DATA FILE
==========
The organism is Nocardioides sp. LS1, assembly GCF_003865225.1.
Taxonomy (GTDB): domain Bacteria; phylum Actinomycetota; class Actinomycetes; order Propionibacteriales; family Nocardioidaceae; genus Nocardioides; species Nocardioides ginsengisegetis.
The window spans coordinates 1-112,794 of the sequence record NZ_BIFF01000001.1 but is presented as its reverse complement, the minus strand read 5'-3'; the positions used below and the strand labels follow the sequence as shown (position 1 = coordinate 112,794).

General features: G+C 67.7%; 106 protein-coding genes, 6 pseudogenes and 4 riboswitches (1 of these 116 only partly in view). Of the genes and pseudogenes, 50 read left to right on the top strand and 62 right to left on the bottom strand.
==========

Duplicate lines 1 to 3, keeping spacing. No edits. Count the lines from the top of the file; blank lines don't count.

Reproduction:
The organism is Nocardioides sp. LS1, assembly GCF_003865225.1.
Taxonomy (GTDB): domain Bacteria; phylum Actinomycetota; class Actinomycetes; order Propionibacteriales; family Nocardioidaceae; genus Nocardioides; species Nocardioides ginsengisegetis.
The window spans coordinates 1-112,794 of the sequence record NZ_BIFF01000001.1 but is presented as its reverse complement, the minus strand read 5'-3'; the positions used below and the strand labels follow the sequence as shown (position 1 = coordinate 112,794).